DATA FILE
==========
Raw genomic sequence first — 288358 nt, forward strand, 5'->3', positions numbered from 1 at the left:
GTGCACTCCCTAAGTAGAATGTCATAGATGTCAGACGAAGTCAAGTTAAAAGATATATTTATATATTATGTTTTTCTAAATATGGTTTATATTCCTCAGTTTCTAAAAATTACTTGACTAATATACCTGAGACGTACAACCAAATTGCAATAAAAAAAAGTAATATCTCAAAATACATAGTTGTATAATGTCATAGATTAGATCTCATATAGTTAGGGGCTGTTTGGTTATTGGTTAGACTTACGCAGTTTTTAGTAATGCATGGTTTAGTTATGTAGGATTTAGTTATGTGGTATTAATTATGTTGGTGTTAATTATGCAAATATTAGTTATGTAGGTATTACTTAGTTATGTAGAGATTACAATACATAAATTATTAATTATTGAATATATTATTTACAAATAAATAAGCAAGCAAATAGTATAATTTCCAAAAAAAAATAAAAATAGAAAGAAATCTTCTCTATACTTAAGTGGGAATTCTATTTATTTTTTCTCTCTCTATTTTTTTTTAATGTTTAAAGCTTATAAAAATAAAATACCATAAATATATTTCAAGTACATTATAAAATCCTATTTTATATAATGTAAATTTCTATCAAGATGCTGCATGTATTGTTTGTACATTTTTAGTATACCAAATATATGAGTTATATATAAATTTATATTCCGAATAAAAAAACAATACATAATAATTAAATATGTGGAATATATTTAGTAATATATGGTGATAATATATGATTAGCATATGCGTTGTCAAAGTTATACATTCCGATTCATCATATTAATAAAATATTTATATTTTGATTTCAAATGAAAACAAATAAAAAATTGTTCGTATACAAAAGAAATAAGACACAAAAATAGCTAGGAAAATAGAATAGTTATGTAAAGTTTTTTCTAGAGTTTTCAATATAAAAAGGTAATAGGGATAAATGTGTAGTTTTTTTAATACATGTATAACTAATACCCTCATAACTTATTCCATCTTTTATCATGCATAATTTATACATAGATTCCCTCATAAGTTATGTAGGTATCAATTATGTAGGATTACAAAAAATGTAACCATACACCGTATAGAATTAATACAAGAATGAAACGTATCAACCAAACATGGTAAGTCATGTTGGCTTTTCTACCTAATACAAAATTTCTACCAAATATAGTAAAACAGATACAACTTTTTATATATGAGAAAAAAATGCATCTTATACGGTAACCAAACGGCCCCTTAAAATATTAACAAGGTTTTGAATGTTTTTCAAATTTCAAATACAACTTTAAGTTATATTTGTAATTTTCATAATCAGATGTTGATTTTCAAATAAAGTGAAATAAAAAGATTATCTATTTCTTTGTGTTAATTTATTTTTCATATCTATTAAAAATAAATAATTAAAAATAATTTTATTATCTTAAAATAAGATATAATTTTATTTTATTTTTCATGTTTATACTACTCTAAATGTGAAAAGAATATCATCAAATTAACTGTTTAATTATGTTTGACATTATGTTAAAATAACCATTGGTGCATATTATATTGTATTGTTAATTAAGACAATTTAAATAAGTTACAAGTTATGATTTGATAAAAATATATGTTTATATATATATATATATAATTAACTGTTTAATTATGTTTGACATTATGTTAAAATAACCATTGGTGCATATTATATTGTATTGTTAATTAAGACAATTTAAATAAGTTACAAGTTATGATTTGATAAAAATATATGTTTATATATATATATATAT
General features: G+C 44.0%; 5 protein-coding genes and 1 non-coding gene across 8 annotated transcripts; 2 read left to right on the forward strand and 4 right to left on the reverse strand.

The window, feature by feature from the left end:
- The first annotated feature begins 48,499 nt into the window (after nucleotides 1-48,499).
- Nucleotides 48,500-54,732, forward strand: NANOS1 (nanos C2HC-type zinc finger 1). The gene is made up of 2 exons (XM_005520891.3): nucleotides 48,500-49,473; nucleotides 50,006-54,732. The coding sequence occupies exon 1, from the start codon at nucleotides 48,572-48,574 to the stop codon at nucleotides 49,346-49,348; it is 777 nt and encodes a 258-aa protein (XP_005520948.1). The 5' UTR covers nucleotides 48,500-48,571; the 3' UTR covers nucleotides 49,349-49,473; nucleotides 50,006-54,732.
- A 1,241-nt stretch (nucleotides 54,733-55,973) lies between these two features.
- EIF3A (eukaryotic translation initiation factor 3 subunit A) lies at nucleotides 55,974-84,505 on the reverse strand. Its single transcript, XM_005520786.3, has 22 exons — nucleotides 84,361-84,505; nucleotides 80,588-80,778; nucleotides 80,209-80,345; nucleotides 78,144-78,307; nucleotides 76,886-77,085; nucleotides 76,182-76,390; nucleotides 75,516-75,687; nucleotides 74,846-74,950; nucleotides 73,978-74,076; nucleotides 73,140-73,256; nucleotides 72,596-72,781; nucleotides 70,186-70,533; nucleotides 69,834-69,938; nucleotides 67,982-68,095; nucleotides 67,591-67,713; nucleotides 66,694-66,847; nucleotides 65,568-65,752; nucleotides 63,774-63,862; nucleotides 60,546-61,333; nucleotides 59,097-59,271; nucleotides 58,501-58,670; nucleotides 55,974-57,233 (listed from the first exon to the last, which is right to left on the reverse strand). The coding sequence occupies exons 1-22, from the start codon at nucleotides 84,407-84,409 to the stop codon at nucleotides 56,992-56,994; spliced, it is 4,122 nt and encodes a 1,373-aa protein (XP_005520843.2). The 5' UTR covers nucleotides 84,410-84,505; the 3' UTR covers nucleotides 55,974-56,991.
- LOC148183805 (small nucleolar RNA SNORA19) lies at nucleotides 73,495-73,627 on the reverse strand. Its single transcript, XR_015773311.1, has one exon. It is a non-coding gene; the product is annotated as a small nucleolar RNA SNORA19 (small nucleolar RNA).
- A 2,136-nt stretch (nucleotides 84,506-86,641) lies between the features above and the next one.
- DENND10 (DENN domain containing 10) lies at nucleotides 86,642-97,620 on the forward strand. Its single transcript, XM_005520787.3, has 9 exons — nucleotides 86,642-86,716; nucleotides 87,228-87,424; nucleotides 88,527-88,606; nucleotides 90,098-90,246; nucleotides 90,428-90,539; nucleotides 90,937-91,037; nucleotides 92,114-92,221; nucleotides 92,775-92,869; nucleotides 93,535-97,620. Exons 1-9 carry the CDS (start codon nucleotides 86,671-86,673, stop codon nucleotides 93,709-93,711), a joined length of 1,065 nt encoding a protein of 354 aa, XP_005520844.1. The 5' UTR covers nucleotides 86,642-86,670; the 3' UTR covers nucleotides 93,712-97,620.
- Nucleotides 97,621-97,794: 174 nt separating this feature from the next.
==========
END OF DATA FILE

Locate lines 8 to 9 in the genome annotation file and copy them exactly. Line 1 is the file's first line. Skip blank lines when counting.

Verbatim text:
- EIF3A (eukaryotic translation initiation factor 3 subunit A) lies at nucleotides 55,974-84,505 on the reverse strand. Its single transcript, XM_005520786.3, has 22 exons — nucleotides 84,361-84,505; nucleotides 80,588-80,778; nucleotides 80,209-80,345; nucleotides 78,144-78,307; nucleotides 76,886-77,085; nucleotides 76,182-76,390; nucleotides 75,516-75,687; nucleotides 74,846-74,950; nucleotides 73,978-74,076; nucleotides 73,140-73,256; nucleotides 72,596-72,781; nucleotides 70,186-70,533; nucleotides 69,834-69,938; nucleotides 67,982-68,095; nucleotides 67,591-67,713; nucleotides 66,694-66,847; nucleotides 65,568-65,752; nucleotides 63,774-63,862; nucleotides 60,546-61,333; nucleotides 59,097-59,271; nucleotides 58,501-58,670; nucleotides 55,974-57,233 (listed from the first exon to the last, which is right to left on the reverse strand). The coding sequence occupies exons 1-22, from the start codon at nucleotides 84,407-84,409 to the stop codon at nucleotides 56,992-56,994; spliced, it is 4,122 nt and encodes a 1,373-aa protein (XP_005520843.2). The 5' UTR covers nucleotides 84,410-84,505; the 3' UTR covers nucleotides 55,974-56,991.
- LOC148183805 (small nucleolar RNA SNORA19) lies at nucleotides 73,495-73,627 on the reverse strand. Its single transcript, XR_015773311.1, has one exon. It is a non-coding gene; the product is annotated as a small nucleolar RNA SNORA19 (small nucleolar RNA).